"National Meth Awareness Day serves as a statement and a commitment to all Americans that DEA and our State and Local Law enforcement partners are dedicated to the prevention and education regarding the ill effects of this horrible drug," said Robert Corso, Special Agent in Charge, Drug Enforcement Administration, Detroit Field Division. "Cooperation is the key. Working together we can prevent this epidemic and enhance the quality of life for all Michiganians."
Michigan also has taken action through its statewide MethWatch retail and community education campaign. Implemented in May 2005, this community-based program has worked with various retailers across the State of Michigan by training their employees to recognize and identify individuals who are attempting to obtain the necessary precursors for the illegal production of meth.
"In response to the dangers of meth, our office's district-wide anti-meth strategy has achieved results, both in significant prosecutions and lengthy prison sentences, and in providing broad-based community education and outreach programs," said Stephen J. Murphy, United States Attorney, Eastern District of Michigan. "I am proud to stand shoulder to shoulder with our partners in local, state and federal law enforcement. Without this kind of terrific cooperation, we would not be able to achieve the success we have seen."
The MethWatch program also incorporates an aggressive awareness campaign by placing MethWatch stickers near these components on the shelves at stores, thereby notifying meth dealers that the facility is knowledgeable and has an increased level of awareness.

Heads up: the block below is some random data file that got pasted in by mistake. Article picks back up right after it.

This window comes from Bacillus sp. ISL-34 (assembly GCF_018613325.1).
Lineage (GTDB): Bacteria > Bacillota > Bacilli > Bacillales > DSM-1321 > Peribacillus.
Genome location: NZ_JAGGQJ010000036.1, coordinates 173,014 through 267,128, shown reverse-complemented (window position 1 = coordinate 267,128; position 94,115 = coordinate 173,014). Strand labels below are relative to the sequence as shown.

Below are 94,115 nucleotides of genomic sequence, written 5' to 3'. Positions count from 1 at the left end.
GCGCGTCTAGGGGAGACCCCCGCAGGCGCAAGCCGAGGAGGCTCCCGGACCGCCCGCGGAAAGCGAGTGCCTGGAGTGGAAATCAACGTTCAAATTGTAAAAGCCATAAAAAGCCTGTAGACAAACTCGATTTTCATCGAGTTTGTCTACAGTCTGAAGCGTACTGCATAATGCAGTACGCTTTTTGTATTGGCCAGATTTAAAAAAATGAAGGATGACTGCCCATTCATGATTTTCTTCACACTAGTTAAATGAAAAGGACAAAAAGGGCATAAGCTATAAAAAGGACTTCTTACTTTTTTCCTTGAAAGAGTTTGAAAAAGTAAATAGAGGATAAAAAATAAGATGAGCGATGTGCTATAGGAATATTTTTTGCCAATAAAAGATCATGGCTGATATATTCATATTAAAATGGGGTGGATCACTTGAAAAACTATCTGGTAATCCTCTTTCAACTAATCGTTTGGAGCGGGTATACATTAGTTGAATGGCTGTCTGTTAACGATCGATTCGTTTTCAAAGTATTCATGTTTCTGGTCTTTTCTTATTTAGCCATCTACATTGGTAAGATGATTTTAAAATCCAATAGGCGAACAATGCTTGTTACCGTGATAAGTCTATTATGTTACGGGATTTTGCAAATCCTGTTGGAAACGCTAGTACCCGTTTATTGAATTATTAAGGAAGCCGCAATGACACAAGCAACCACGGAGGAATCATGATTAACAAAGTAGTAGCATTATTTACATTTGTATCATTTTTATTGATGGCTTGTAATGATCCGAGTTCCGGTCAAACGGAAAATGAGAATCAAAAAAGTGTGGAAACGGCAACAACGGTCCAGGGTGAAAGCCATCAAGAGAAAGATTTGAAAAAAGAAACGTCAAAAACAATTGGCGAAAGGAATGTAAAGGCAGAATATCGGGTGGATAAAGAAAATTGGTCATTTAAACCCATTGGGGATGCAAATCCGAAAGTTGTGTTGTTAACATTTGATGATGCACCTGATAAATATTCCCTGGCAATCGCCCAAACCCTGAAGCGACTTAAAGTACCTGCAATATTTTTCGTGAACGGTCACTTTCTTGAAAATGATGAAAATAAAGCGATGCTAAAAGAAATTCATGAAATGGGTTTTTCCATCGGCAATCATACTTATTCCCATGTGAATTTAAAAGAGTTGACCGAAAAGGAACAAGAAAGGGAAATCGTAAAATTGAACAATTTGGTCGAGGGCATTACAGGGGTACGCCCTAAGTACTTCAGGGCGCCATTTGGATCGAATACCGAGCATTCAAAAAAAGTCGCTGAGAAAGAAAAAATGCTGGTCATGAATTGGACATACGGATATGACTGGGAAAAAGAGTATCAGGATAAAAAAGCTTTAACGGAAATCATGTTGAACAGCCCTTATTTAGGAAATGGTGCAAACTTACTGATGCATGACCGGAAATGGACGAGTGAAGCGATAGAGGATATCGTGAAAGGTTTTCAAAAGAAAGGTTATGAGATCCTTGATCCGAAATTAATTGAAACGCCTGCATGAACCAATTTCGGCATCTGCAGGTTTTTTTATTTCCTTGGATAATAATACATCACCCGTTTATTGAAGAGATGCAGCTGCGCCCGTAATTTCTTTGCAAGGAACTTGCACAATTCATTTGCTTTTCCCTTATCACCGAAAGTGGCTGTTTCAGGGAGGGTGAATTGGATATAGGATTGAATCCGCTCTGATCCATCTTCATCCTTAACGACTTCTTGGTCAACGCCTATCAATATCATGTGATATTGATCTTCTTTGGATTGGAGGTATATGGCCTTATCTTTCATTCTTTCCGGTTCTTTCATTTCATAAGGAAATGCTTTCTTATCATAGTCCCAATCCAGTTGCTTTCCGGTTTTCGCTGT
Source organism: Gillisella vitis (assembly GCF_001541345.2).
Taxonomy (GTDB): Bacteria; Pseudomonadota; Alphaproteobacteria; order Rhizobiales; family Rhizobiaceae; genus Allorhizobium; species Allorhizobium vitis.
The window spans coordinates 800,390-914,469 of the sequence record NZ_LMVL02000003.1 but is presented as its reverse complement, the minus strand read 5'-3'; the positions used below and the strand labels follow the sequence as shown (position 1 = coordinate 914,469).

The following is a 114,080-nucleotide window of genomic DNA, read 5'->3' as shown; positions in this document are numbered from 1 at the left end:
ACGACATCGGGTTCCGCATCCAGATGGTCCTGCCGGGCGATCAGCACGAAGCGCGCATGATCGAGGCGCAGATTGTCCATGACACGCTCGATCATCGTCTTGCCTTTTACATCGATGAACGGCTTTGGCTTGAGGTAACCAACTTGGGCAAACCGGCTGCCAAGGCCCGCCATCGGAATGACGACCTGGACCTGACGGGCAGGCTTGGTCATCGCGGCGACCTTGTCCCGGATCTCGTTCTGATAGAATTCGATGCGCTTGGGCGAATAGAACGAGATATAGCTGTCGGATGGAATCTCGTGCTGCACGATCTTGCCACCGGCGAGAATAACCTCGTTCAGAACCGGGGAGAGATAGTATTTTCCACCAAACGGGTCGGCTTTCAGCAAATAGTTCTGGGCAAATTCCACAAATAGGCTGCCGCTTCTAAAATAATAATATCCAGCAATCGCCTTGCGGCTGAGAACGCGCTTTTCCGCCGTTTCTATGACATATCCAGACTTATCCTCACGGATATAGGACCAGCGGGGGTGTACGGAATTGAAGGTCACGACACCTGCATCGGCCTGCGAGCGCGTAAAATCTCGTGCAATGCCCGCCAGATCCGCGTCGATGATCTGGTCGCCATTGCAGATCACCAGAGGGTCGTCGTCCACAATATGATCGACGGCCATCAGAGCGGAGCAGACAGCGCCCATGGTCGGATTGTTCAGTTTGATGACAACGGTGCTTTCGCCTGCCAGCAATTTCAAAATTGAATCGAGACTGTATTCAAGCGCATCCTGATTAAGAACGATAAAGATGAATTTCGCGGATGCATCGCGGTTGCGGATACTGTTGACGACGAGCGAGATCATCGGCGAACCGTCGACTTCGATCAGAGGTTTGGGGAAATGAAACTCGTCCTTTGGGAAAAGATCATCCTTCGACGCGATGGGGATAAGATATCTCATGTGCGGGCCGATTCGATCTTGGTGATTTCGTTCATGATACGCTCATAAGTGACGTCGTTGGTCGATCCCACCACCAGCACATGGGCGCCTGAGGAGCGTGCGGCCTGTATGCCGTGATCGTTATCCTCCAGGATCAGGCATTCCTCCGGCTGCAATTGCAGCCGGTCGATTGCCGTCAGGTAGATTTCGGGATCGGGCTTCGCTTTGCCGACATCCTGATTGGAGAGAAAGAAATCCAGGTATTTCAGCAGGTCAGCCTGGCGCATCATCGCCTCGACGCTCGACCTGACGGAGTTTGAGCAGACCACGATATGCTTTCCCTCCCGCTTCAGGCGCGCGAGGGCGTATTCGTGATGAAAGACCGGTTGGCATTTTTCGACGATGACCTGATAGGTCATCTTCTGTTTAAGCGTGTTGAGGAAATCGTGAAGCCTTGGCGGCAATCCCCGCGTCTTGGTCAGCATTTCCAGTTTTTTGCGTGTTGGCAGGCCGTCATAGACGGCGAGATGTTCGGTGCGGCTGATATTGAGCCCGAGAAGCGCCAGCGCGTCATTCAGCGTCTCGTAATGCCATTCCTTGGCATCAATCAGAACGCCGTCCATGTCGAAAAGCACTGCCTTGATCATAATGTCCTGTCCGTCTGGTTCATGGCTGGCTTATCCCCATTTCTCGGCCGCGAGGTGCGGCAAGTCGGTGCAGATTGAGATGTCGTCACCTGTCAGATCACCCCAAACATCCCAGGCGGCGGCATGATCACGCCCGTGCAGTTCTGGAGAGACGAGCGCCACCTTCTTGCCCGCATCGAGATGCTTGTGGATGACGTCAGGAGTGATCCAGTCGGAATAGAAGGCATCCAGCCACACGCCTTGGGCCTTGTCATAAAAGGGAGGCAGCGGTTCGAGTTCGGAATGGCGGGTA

"The United States Attorney's Office for the Western District of Michigan is committed to working with our law enforcement partners to investigate and prosecute individuals who are involved in the importation, manufacture, distribution, or sale of methamphetamine," said Margaret M. Chiara, United States Attorney, Western District of Michigan. "The effect of methamphetamine use reaches beyond the abuser, to innocent children who become the victims of the danger, violence, and aggression associated with the drug."
In July 2006, additional meth prevention legislation in Michigan went into effect which:
Since 2000 to 2005, the number of discovered meth labs increased from 40 to 261, but so far in 2006, Michigan has seen a significant decline to 100 labs as of November 18, and only 105 meth-related incidents.
"The mission of the HIDTA Program is to support federal, state and local law enforcement in their collective efforts to address and contain criminal issues which plaque our State. Methamphetamine abuse and small toxic labs are one of these issues," said Abraham L. Azzam, Director, Michigan HIDTA. "HIDTA is pleased to know our support has made a material difference in the Methamphetamine struggle in Michigan."
Michigan also has developed a drug endangered children (DEC) protocol, which includes both a response protocol and a specific medical protocol. Booklets were produced which include both protocols, and will be handed out during DEC trainings scheduled for 2007. State agencies are also working with Native American tribes to develop DEC protocols for their use.